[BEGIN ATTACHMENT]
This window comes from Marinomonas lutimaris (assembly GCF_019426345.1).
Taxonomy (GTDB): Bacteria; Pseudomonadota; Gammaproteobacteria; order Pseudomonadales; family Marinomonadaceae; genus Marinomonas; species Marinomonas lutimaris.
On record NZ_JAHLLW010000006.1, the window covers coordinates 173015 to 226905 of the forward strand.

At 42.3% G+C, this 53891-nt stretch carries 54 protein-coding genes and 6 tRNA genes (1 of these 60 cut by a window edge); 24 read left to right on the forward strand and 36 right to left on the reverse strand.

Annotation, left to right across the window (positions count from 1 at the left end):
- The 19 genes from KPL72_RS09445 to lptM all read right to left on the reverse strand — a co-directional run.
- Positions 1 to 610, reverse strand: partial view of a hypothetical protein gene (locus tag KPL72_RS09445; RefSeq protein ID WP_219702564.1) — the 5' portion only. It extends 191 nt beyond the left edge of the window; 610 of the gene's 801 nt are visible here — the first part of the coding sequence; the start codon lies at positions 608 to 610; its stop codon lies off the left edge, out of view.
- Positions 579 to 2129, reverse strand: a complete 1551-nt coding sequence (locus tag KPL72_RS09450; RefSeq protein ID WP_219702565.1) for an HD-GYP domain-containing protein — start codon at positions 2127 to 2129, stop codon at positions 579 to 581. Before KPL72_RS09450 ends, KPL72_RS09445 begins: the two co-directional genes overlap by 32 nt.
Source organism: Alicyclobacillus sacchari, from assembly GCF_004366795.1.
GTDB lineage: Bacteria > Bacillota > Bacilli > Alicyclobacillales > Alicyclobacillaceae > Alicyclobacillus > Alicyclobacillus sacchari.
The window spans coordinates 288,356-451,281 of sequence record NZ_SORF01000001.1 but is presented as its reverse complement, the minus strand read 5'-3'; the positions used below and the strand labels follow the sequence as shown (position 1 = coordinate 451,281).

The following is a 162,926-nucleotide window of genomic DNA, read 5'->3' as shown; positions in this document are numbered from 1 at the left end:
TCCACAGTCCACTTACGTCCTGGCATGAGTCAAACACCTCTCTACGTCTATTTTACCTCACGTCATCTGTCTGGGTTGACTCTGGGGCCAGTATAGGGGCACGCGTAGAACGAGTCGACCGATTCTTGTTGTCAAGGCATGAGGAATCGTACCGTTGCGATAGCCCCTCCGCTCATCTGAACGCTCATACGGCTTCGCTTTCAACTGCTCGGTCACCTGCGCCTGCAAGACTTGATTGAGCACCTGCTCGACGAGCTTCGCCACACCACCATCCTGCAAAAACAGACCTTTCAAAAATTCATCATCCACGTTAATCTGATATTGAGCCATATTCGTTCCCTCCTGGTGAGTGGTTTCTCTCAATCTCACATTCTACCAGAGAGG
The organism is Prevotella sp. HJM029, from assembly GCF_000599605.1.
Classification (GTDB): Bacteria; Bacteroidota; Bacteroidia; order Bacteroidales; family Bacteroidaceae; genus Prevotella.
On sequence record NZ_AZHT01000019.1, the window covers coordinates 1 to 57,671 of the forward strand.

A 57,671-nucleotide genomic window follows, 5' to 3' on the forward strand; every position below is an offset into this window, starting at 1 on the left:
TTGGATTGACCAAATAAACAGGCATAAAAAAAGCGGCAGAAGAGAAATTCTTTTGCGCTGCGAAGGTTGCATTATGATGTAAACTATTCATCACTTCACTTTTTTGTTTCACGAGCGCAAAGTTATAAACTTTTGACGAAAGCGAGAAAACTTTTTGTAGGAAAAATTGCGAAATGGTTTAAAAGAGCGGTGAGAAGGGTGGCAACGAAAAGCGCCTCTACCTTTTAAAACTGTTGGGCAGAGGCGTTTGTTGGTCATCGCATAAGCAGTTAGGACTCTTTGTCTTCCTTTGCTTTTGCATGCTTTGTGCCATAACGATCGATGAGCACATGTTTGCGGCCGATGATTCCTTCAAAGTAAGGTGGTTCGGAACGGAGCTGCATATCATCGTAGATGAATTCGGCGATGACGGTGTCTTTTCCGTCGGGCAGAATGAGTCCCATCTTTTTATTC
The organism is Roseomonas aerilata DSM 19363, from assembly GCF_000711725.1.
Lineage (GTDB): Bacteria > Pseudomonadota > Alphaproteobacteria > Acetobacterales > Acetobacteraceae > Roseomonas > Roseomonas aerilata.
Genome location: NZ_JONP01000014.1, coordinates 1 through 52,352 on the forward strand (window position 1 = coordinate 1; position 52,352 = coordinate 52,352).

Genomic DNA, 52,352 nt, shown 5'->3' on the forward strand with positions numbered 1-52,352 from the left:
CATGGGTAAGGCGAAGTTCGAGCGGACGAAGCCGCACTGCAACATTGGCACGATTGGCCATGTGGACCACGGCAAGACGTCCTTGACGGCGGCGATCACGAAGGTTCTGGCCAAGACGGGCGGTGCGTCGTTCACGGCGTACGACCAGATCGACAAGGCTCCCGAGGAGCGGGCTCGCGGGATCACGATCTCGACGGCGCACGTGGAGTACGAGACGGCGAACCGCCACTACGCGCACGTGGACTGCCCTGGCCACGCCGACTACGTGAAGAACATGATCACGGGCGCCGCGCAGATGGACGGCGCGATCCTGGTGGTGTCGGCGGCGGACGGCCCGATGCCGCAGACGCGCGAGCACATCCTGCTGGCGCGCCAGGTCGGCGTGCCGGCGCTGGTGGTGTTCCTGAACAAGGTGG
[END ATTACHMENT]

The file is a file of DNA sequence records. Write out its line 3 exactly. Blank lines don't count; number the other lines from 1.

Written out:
On record NZ_JAHLLW010000006.1, the window covers coordinates 173015 to 226905 of the forward strand.